Scientists have observed a stretch of Antarctic sea floor abundant with life for the first time, thanks to the breaking up of giant iceberg A74.
A research vessel from Germany, RV Polarstern, was able to photograph a newly exposed area of the ocean floor unobstructed, thanks to the iceberg jettisoning a large chunk of its mass.
Video cameras onboard the ship, run by the Alfred Wegener Institute, captured an underwater world full of life, with filter feeders and mobile fauna plentiful amid the muddy waters.
While research groups often attempt to access the waters below freshly split icebergs, the treacherous conditions mean it is often difficult to access the unique ecosystems.
However, the German ship was already on a research expedition in the eastern Antarctic ocean when the vast iceberg calved from its parent ice shelf.
Blessed by calm ocean weather, the ship managed to take nearly 1,000 high definition photos and video of the seafloor – which has been covered by ice for more than 50 years.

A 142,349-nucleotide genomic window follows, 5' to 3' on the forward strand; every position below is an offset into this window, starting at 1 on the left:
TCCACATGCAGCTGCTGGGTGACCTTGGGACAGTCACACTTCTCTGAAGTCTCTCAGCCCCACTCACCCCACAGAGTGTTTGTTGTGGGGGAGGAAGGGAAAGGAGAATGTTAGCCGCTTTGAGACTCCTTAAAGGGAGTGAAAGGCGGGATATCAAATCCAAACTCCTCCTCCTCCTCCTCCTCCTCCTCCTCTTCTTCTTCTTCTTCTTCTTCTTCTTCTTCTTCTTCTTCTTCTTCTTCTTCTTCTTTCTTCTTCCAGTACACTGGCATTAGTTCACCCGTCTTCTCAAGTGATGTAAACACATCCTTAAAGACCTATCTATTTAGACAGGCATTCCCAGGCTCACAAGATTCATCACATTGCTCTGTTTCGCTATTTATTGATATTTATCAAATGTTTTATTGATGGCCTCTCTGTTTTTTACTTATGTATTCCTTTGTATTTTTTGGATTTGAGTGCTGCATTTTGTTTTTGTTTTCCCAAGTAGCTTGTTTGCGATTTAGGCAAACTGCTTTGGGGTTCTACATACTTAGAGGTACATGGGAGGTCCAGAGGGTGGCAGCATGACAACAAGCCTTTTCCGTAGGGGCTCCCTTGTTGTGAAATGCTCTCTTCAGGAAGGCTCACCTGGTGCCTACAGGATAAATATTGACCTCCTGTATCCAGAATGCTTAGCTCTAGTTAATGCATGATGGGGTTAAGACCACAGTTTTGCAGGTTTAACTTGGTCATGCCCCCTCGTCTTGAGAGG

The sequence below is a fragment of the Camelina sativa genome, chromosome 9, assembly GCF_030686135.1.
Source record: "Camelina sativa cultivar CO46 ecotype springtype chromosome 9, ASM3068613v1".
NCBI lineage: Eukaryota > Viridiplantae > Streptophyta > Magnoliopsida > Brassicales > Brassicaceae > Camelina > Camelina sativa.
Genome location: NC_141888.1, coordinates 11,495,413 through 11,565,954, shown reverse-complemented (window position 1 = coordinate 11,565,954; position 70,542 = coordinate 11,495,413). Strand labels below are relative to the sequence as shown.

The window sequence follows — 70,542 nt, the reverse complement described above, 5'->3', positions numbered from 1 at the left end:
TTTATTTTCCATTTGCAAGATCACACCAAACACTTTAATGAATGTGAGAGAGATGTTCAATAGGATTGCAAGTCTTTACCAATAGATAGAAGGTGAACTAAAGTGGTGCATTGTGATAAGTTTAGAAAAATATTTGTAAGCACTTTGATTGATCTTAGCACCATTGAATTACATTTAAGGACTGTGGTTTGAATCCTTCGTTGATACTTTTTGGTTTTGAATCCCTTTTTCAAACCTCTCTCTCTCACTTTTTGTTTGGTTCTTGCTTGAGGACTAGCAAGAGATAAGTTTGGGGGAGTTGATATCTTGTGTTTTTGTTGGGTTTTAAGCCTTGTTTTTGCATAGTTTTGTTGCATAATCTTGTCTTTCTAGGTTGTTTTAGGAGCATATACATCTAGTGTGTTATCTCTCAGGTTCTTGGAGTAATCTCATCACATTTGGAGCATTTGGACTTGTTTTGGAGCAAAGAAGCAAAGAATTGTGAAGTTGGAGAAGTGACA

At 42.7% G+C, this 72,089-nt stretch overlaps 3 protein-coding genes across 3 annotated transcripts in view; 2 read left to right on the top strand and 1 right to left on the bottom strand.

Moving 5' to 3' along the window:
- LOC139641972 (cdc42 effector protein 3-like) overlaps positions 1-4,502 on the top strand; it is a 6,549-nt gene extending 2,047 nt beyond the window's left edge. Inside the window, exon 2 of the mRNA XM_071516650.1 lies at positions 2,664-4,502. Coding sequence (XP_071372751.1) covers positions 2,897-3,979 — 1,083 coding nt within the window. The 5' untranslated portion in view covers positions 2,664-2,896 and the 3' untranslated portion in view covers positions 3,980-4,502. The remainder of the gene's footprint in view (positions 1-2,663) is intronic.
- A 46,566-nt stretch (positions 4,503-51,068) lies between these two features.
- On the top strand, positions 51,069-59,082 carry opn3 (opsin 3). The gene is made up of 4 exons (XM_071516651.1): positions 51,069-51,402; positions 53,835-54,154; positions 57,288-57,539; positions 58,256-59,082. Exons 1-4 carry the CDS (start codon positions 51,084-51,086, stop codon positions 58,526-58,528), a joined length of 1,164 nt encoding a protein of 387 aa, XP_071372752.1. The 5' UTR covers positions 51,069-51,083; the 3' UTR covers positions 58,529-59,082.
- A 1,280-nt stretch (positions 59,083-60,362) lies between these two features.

‘It’s extremely fortunate that we were able to respond flexibly and explore the calving event at the Brunt Ice Shelf in such detail,” said Dr. Hartmut Hellmer, physical oceanographer at the AWI and head of the expedition.
‘That being said, I’m even happier that we successfully replaced a number of moorings, which will continue to record elementary data on temperature, salinity, and ocean current directions and speeds once we’ve left.
‘This data forms the basis for our simulations of how the ice sheet will respond to climate change.
As a result, we can say with a higher degree of certainty how quickly the sea level will rise in the future – and provide the political community and society at large with sound data for making decisions on necessary climate change adaptation measures’
The AWI’s Polarstern hopes to go back to the region, located in glaciers floating in the Weddell Sea, to conduct further research.
The cleaved iceberg A74 has been measured at around 1,290 square kilometres, a size just under the area of Greater London
While many icebergs cleave from their parent bodies as a result of warmer waters, the Weddell Sea’s eastern side has so far not been affected by the warming effects of its western side.
But scientists aren’t sure this will remain the case, as computer models suggest there might be warmer waters from the north by the end of the century.